Caitríona sits on the editorial boards of Twentieth Century British History and Contemporary British History, is a member of Women’s History Network, Social History Society, Voluntary Action History Society and the Women’s History Association of Ireland, and co-convenes the IHR Contemporary British History Seminar Series. She was elected to the RHS Council in September 2021.

Professor Barbara Bombi

Barbara Bombi is Professor of Medieval History at the University of Kent. Her research interests cover ecclesiastical and religious history in the High Middle Ages (1200-1450).

Barbara specialises in the medieval papacy and canon law, the Crusades of the early 13th century, and the history of the Military Orders. Her most recent monograph is Anglo-Papal Relations in the Early Fourteenth Century: A Study in Medieval Diplomacy (2019), published by Oxford University Press. Barbara was elected a Fellow of the British Academy in 2022.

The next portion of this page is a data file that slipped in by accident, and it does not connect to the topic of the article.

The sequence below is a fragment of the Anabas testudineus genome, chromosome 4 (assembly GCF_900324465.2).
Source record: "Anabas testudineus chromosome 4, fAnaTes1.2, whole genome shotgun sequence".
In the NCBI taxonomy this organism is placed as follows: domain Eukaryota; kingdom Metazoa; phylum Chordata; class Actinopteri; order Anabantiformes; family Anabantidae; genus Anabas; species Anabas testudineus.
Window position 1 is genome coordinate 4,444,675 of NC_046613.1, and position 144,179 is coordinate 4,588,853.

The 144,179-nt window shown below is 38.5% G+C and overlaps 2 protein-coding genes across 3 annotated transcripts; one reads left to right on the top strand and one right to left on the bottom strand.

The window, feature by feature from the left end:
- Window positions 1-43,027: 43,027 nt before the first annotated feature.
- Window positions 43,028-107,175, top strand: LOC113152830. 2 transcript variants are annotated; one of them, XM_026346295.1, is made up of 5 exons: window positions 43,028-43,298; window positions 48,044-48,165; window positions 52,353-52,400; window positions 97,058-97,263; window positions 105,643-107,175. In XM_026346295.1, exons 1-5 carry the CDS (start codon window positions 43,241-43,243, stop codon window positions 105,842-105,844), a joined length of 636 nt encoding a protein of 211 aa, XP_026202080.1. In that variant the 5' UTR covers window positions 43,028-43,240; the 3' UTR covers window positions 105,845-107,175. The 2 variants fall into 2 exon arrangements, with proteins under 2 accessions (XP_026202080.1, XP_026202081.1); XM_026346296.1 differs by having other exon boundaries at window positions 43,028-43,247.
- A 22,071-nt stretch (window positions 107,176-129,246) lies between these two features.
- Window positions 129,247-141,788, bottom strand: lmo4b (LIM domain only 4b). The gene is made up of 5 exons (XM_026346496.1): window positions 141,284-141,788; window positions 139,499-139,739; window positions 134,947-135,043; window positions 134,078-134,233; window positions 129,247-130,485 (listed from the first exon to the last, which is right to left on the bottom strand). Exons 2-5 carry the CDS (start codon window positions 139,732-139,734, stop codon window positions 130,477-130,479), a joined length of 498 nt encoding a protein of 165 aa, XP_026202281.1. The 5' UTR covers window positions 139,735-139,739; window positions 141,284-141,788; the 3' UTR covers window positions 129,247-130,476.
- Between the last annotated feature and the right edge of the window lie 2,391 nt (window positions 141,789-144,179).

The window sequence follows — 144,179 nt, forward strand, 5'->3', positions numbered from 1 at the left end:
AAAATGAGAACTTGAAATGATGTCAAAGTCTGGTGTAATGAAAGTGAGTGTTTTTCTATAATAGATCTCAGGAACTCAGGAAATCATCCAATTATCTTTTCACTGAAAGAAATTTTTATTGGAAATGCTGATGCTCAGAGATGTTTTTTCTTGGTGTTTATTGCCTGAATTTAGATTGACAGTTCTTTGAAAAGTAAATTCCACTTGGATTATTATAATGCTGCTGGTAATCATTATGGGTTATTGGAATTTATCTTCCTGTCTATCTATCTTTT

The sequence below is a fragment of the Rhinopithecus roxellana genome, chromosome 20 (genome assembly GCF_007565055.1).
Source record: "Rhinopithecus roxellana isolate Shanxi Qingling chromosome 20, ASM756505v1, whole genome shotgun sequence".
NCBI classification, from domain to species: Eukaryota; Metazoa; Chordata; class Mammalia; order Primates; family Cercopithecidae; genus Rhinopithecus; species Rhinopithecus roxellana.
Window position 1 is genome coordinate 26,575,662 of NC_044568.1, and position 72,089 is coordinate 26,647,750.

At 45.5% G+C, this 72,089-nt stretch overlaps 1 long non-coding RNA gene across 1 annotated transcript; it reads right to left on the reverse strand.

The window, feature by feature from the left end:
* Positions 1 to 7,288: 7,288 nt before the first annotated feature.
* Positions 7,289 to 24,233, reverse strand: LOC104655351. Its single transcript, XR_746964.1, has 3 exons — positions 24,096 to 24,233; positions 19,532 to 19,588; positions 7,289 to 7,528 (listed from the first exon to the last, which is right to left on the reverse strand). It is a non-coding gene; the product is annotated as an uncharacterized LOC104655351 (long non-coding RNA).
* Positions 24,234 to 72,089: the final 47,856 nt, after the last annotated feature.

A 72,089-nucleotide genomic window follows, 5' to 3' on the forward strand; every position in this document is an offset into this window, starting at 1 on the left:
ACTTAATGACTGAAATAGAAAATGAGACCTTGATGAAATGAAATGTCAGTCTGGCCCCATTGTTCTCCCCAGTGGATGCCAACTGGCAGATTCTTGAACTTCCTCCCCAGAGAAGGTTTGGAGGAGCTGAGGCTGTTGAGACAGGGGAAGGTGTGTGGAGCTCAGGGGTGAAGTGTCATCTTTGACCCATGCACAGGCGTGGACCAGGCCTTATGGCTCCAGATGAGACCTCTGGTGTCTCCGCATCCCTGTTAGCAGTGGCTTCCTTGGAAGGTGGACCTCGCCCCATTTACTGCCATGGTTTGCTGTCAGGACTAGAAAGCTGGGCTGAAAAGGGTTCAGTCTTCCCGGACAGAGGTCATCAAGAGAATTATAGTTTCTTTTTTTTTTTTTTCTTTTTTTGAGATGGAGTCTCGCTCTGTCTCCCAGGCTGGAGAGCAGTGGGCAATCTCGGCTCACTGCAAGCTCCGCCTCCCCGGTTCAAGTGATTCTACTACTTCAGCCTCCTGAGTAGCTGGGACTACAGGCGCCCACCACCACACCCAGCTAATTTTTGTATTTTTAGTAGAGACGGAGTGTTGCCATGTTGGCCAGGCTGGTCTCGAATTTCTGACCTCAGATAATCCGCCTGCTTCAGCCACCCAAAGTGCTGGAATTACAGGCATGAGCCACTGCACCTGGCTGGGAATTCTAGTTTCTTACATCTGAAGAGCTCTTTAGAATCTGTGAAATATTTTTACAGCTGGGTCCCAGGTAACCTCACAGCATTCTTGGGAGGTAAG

Dr Kate Bradley

Dr Kate Bradley is Reader in Social History & Social Policy in the School of Social Policy, Sociology and Social Research at the University of Kent. Her research  covers the history of social policy in the 20th century, and how voluntary, state and private welfare services are accessible (or not) to citizens. Her most recent book is Lawyers for the Poor: Legal Advice, Voluntary Action and Citizenship in England, 1890-1990 (Manchester UP, 2019). This project examined the campaigning and hands-on pro bono legal advice provision of individual lawyers, political parties, trade unions, charities, the press, and community activist groups, in order to try to uphold the rights of the neediest.

Kate joined the University of Kent in 2007, having previously held an ESRC postdoctoral fellowship in the Centre for Contemporary British History at the Institute of Historical Research, University of London.

Kate was elected to the RHS Council in September 2022. Prior to this appointment, she has served the historical community in several ways: co-founding History Lab in 2005, co-convening History UK in 2015-16, and as a member of the Social History Society committee since 2017.

Dr Melissa Calaresu